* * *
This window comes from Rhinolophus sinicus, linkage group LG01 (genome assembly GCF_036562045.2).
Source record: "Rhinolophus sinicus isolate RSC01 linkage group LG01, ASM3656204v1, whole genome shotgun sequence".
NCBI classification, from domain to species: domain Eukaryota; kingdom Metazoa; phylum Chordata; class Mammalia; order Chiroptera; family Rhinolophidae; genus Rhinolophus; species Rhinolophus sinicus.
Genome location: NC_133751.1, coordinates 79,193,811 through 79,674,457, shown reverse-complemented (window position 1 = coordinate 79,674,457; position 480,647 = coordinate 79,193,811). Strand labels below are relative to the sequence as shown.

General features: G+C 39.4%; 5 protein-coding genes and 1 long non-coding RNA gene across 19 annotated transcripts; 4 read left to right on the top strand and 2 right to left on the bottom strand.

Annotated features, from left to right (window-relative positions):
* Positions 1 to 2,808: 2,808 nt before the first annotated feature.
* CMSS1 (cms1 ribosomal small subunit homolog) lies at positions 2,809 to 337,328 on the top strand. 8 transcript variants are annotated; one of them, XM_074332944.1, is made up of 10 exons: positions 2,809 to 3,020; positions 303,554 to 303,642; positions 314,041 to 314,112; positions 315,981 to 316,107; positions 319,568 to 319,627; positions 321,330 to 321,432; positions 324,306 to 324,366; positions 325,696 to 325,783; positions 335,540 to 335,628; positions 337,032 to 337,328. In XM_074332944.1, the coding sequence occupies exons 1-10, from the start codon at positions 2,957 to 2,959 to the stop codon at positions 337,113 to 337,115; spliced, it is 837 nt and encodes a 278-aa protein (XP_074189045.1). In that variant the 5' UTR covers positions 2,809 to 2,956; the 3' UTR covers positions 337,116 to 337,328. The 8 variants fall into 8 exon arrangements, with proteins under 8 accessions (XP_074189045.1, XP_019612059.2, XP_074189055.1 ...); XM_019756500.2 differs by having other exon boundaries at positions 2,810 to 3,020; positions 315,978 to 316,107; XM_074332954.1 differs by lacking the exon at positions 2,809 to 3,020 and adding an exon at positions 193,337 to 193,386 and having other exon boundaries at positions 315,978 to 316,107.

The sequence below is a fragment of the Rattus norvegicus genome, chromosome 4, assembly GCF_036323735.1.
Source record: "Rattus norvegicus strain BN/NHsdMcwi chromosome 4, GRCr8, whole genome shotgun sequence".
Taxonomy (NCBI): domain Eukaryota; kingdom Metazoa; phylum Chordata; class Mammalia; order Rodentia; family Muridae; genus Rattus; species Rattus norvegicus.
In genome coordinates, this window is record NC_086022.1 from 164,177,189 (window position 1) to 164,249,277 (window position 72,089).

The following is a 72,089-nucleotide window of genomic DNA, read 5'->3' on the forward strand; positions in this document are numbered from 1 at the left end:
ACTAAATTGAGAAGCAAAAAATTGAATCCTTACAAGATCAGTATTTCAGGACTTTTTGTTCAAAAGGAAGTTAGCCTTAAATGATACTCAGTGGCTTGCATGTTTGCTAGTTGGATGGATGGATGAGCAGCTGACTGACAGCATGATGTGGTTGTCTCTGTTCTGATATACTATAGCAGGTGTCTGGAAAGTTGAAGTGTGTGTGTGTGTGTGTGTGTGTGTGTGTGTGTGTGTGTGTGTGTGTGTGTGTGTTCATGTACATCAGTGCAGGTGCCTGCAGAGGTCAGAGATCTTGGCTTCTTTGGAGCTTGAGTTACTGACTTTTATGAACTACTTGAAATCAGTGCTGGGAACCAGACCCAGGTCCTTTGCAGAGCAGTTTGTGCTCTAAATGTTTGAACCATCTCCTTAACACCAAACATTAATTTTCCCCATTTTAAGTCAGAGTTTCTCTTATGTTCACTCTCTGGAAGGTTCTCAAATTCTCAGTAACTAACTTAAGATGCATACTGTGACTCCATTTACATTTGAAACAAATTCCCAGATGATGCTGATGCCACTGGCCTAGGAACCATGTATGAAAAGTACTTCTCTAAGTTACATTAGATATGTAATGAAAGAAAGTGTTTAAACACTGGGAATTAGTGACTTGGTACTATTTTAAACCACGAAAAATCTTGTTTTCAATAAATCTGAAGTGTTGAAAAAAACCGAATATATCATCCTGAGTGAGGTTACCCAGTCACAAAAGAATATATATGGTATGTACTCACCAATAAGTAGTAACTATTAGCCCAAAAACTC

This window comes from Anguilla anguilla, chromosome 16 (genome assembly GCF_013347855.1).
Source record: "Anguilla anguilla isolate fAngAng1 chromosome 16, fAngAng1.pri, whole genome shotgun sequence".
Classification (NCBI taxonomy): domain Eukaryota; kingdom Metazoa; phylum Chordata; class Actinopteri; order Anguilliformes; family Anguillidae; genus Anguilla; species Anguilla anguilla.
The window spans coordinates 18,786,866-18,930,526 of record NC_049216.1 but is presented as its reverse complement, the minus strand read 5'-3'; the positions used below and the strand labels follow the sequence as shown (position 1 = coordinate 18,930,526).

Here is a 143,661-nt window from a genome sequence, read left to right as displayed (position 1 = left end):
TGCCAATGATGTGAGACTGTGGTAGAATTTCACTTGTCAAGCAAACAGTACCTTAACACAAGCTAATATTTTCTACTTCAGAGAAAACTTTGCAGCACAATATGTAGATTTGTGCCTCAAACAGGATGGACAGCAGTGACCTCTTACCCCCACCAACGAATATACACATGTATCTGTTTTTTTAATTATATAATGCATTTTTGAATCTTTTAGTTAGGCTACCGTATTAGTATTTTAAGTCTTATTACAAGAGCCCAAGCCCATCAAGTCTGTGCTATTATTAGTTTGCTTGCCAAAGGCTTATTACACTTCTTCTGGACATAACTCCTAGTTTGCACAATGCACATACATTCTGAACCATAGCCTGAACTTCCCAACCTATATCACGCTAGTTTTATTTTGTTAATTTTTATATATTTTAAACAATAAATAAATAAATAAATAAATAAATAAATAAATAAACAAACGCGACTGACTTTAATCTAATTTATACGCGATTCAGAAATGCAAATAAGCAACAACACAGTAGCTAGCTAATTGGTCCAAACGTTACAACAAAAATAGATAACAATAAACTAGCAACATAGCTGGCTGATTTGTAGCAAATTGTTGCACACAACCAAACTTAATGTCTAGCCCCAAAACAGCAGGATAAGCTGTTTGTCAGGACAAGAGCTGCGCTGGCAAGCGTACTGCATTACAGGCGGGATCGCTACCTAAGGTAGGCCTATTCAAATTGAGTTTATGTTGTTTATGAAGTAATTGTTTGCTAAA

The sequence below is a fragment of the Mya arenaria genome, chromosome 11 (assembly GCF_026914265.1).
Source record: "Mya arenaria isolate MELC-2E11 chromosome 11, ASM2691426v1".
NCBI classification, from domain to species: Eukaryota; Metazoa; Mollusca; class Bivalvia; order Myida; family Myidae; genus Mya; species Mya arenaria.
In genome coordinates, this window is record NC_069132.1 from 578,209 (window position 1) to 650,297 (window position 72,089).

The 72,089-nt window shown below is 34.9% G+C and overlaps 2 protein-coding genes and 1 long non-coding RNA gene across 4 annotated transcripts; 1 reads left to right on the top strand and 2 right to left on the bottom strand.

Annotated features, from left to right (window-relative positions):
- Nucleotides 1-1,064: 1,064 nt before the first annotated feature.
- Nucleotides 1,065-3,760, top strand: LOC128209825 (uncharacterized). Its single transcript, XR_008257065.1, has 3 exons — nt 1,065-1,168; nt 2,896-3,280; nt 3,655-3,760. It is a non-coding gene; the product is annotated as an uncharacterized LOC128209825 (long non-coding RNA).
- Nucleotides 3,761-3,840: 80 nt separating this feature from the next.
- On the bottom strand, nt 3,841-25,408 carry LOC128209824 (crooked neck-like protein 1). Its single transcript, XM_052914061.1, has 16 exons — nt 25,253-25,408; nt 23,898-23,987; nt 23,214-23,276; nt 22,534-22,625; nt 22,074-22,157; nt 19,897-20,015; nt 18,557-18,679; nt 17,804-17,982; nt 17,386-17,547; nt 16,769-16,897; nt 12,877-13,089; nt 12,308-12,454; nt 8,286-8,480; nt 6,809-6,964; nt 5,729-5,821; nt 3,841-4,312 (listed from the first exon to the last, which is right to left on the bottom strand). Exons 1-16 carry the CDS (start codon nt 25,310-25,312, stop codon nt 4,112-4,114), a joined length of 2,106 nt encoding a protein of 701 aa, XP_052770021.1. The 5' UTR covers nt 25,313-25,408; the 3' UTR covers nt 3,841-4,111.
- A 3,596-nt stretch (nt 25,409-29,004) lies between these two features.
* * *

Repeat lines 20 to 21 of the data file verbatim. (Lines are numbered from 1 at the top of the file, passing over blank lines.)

TGCCAATGATGTGAGACTGTGGTAGAATTTCACTTGTCAAGCAAACAGTACCTTAACACAAGCTAATATTTTCTACTTCAGAGAAAACTTTGCAGCACAATATGTAGATTTGTGCCTCAAACAGGATGGACAGCAGTGACCTCTTACCCCCACCAACGAATATACACATGTATCTGTTTTTTTAATTATATAATGCATTTTTGAATCTTTTAGTTAGGCTACCGTATTAGTATTTTAAGTCTTATTACAAGAGCCCAAGCCCATCAAGTCTGTGCTATTATTAGTTTGCTTGCCAAAGGCTTATTACACTTCTTCTGGACATAACTCCTAGTTTGCACAATGCACATACATTCTGAACCATAGCCTGAACTTCCCAACCTATATCACGCTAGTTTTATTTTGTTAATTTTTATATATTTTAAACAATAAATAAATAAATAAATAAATAAATAAATAAATAAACAAACGCGACTGACTTTAATCTAATTTATACGCGATTCAGAAATGCAAATAAGCAACAACACAGTAGCTAGCTAATTGGTCCAAACGTTACAACAAAAATAGATAACAATAAACTAGCAACATAGCTGGCTGATTTGTAGCAAATTGTTGCACACAACCAAACTTAATGTCTAGCCCCAAAACAGCAGGATAAGCTGTTTGTCAGGACAAGAGCTGCGCTGGCAAGCGTACTGCATTACAGGCGGGATCGCTACCTAAGGTAGGCCTATTCAAATTGAGTTTATGTTGTTTATGAAGTAATTGTTTGCTAAA

The sequence below is a fragment of the Mya arenaria genome, chromosome 11 (assembly GCF_026914265.1).